Fairport Convention were one of the earliest, and perhaps best, bands to merge rock with traditional British folk music. Though the combination took more willfullness than merging rock and American folk ('cause rock'n'roll is, uh, basically American folk music with electricity), it's still an inspired fusion, since rock traces its roots overseas to two basic sources: the African beat and English folk song structures. Oh yeah, a Spanish instrument called the guitar, too. So I guess that makes rock'n'roll an essentially American phenomenon 'cause rock is a such a bastard mutt of polyglot influences, like everything else in this country.

On their first album, Fairport Convention's merger was only tentative, however: they're considerably more rock and pop oriented than they would be later. The Fairports' approach can be termed communal, with no member crowding out the others; on the downside, on this album that leads to a peculiar musical schizophrenia. Frankly, the band don't seem to know what kind of band they want to be. Half the songs are covers: Emmit Rhodes' "Time Will Show the Wiser," kicks the album off with catchy pop-rock aplomb, soaring on Richard Thompson's excellent guitar leads. The two Joni Mitchell covers, "I Don't Know Where I Stand," and "Chelsea Morning," are very well done, and the Dylan song, "Jack O'Diamonds" rocks, but can be mistaken for two different bands. Should we be driving psych-rockers ("It's All Right Ma, It's Only Witchcraft") or indulge in directionless instrumental jams ("Portfolio") or write moody folk ballads ("Decameron")? Most of the individual songs are good, and overall the album is of considerable quality, but at this point Fairport Convention are still finding their sea legs.

Fairport Convention: Unhalfbricking (1969) ****

By their third album, Fairport Convention have indeed found out exactly what direction they want to take, which cuts both ways: the album flows well, all too well - there are times when this works dandy as an insomnia cure, as the band hardly varies from its formula of dirgey, mid-tempo folk tunes. However, that's the only serious problem, and I'm willing to fudge a little since this is folk music, and not only that, but Old World folk music, so it's by definition a little boring and a bit of an academic exercise. I mean, come on, your average lower-class peasant these days is more bound to listen to Slayer or Selena - the people who listen to folk music are college-educated middle class folks with an academic bent and "good taste". Not that there's anything wrong with that, mind you. The same is true of the blues, which has more white fans these days than black fans (note: this rule does not apply in Mississippi).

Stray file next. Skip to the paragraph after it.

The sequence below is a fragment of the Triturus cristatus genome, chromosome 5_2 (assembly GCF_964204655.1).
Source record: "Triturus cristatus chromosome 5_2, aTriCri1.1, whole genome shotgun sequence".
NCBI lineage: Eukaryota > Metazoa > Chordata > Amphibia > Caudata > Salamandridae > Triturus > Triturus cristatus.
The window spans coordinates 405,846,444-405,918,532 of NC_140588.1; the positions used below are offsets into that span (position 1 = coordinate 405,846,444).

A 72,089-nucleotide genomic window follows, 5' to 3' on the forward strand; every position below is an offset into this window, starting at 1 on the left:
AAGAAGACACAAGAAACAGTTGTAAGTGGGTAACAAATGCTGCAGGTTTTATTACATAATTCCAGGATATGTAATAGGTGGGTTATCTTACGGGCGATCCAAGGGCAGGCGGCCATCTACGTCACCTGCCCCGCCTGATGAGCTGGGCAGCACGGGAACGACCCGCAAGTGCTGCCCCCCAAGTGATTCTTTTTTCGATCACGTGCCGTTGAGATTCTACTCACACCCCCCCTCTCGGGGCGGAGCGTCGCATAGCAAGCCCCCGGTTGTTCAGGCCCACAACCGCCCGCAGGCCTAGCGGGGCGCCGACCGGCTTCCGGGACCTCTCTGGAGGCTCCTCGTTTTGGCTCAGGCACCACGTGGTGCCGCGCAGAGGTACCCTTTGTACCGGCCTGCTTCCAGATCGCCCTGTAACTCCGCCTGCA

Fairport Convention had made one major lineup change between this album and the first by replacing original singer Judy Dyble with Sandy Denny. The late Denny has rightly earned her reputation as one of Britain's finest ever female vocalists, and her voice dominates this album - male lead singer Ian Matthews sings a handful of songs, but you hardly notice his vocals in such company. The three Dylan covers (one sung in French) are top-notch - "Billion Dollar Bash" I have discovered, is actually a good song, something you wouldn't have guessed from Dylan & the Band's sloppy take on The Basement Tapes. The other 5 songs are Denny and Thompson originals, dragging on the nine minutes+ of "Sailor's Song," but rousing on "Cajun Woman", and movingly poignant on "Genesis Hall" and "Who Knows Where the Times Goes?". Hey, where is that Cajun influence coming from? Seeing as the English and French are both an even mixture of Celtic and Germanic heritages, I suppose there's a connection between Anglo-Franco folk music. I'd guess the Fairports made the connection, but more than likely they just dug zydeco music. At least they didn't use any accordions.

Reader Comments

Samuel Day Fassbinder, bk170@lafn.org

If you can, pick up & review Fairport Convention albums "What We Did On Our Holidays" (1968) and "Liege & Lief" (1969). "What We Did" is really cute, lots of background touches, all the songs very pretty and folk-rockish and hippie-atmospheric. "Liege & Lief" is mostly traditional tunes, "Matty Groves" (a tragedy) and "Tam Lin" (a fairy tale) really rock, very British and all. Sandy Denny throttles the high notes while Richard Thompson dashes out nice guitar hooks. After these two left the band it was apparently never the same again.

The Guess Who: Canned Wheat (1969) ***1/2